The best shelling is not on the most popular beaches but in sheltered bays and on remote sand spits. Horse conchs might be found on the north side of Shell Island while Crooked Island Sound is a happy hunting ground after a storm, as well as Mexico Beach and Cape San Blas. At marinas that offer day cruises, such as Capt. Anderson’s Marina in Panama City Beach, ask about shelling cruises that sail to beaches accessible only by boat.
Among the best beaches in Northwest Florida is the pristine five-mile stretch along the charming little town of Mexico Beach, where the beach consists of fine, white quartz crystals, which give the water its gemlike color. Then there’s the Emerald Coast, voted “No. 1 Beach in the South” for 14 consecutive years.
Heading inland, Florida Caverns State Park is home to the only guided cave tours in the state. Nearby is the Bellamy Bridge, said to be haunted by—who else?—the Ghost of Bellamy Bridge. Visitors in this area enjoy paddling, birdwatching, hiking, horseback riding and some of the best bass fishing in the state. For an incredible cave-diving experience, check out Cave Adventurers to book dive lessons or trips at Merritt’s Mill Pond.
Slip into a freshwater spring and learn to scuba dive at Vortex Spring dive resort (vortexspring.com) or go for tubing down a wilderness waterway with Bear Paw Adventures (bearpawescape.com).
Being the birthplace of YOLO Board, visitors can try their hand at standup paddleboarding (SUP) with experts on the region’s 15 rare coastal dune lakes. Open to the public, YOLO Board Adventures is dedicated to creating awareness of the world’s fastest-growing water sport activity. SUP is easy to learn and a perfect way to explore the Gulf of Mexico or Western Lake, one of South Walton’s dune lakes.
In addition to its white-sand beaches, South Walton boasts the Choctawhatchee River (Florida’s fourth largest in volume), Choctawhatchee Bay and many creeks and streams, providing a variety of opportunities to get out on the water. Ecotours on the Choctawhatchee River with the Choctawhatchee Basin Alliance are a great way to explore the extraordinary ecosystems, which are home to numerous and unusual native plants and animals. Similarly, guide Karl Renelt has been introducing people to South Walton’s extraordinary beauty since the early 1990s and leads diverse tours with Into the Wild Eco Diversions (ITW), which include hiking, biking, kayaking and sailing on either the Gulf or the Choctawhatchee Bay.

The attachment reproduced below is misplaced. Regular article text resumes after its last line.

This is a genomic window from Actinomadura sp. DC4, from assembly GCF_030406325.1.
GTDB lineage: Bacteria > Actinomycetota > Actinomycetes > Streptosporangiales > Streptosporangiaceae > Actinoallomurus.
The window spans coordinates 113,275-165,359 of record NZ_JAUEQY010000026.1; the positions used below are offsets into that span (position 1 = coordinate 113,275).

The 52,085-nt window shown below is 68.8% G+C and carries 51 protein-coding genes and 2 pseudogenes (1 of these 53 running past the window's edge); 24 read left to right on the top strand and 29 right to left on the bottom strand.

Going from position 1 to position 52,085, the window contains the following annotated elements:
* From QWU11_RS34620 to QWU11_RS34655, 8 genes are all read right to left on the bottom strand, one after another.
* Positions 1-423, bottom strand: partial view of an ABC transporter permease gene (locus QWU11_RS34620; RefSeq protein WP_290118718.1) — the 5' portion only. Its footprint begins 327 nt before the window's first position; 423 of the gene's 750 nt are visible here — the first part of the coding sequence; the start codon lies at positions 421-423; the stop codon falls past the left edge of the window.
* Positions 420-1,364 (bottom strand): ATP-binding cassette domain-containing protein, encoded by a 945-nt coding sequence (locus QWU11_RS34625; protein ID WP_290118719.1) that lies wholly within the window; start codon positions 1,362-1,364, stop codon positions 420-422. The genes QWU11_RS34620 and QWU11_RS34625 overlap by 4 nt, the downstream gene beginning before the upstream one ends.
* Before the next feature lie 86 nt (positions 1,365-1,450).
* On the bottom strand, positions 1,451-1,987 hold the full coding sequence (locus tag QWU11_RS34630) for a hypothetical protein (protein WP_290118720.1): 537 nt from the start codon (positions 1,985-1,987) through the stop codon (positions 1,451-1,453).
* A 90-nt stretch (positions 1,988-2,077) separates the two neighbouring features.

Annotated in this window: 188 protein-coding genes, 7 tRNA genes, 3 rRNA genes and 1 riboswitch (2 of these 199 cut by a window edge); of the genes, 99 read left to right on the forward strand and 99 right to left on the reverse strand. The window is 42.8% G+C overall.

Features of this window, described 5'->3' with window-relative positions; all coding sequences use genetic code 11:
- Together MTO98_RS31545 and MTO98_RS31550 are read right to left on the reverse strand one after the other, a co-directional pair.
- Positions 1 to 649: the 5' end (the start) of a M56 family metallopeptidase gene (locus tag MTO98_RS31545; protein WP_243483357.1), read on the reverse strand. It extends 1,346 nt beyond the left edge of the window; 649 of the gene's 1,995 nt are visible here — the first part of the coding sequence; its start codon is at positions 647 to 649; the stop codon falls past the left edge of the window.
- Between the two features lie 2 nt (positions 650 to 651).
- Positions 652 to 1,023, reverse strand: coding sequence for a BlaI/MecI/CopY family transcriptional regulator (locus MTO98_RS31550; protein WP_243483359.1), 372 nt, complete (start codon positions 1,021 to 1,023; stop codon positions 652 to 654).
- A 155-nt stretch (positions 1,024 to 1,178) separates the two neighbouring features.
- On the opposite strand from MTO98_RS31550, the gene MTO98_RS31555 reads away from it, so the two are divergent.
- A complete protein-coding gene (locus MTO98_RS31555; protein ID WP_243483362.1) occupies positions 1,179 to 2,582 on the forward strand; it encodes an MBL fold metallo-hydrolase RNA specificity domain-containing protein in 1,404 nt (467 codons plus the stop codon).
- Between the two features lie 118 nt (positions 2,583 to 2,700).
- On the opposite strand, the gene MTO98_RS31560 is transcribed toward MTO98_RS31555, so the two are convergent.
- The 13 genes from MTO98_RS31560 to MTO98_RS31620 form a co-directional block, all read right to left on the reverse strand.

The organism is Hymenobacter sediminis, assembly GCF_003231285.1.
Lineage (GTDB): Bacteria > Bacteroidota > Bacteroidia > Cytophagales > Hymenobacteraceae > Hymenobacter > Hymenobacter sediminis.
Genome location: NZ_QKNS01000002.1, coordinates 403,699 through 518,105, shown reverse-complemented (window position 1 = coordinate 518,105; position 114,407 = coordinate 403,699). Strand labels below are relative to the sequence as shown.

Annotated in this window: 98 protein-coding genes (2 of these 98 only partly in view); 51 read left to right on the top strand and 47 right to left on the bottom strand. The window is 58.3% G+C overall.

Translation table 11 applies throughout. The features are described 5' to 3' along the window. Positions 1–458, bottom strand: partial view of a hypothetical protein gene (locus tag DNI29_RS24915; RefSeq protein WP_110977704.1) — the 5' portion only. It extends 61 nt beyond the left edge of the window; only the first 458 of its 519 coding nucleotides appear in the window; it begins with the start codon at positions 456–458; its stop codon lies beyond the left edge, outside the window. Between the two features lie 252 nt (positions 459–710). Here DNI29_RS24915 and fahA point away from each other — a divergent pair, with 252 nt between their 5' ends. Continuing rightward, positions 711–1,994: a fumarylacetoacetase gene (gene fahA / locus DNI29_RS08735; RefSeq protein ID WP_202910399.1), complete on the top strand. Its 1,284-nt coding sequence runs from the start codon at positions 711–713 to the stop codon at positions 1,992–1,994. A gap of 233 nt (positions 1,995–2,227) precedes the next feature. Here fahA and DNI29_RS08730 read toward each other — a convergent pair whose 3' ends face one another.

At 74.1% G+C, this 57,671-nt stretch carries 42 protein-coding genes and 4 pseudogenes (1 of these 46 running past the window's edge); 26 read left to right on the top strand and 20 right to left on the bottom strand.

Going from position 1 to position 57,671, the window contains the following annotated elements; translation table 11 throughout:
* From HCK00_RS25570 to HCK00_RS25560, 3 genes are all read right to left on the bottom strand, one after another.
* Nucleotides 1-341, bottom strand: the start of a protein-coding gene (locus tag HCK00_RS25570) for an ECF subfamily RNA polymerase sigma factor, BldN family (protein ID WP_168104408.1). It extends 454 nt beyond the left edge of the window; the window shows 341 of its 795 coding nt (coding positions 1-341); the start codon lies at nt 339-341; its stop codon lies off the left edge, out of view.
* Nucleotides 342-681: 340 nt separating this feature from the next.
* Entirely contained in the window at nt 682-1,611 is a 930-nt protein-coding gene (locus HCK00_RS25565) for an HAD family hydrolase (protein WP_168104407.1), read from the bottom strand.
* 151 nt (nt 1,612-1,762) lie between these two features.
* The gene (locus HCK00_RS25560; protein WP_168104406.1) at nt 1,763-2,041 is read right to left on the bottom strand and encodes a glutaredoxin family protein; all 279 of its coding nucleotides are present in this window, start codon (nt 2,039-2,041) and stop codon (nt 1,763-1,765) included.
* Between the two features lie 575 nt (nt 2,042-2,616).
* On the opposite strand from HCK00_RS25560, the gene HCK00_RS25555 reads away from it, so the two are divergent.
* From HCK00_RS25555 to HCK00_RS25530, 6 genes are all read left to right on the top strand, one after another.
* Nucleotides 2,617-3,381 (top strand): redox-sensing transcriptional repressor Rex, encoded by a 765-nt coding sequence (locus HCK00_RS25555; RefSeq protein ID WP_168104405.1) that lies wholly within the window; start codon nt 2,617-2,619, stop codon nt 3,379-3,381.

Milton is Florida’s canoeing capital, and for good reason. It’s where Coldwater Creek and Juniper Creek combine their waters into the clear, sand-bottomed Blackwater River in the heart of Blackwater River State Forest. Adventures Unlimited offers paddling and tubing trips, with cabins and camping on-site at a base camp for outdoor excursions.
More than 250 miles of the Florida National Scenic Trail rambles through the wild spaces of Northwest Florida. Backpack for a week over the rolling ridges of Nokuse Plantation and Eglin Air Force Base beneath ancient longleaf pines, or dip into shorter sections for day hikes.
Follow Scenic 30A to play along one of the rarest shorelines in the world, defined by Florida’s coastal dune lakes. Found only in Madagascar, Australia, New Zealand, Oregon and along Northwest Florida’s coast, these unusual freshwater lakes tip into the sea when full. Kayak, paddleboard or hike around these lakes at places like Topsail Hill, Grayton Beach and Camp Helen State Parks.
Paddle past waterfalls and bubbling springs on an adventure along Econfina Creek or take an inner tube—and the kids—to quiet Turkey Creek for a gentle afternoon on the water.
Sand under your feet and sunshine on your face—what’s not to love about these outdoor gems in Northwest Florida?
Now it’s your turn! Which places have you been? Where do you want to go? Please share your thoughts and experiences with us all!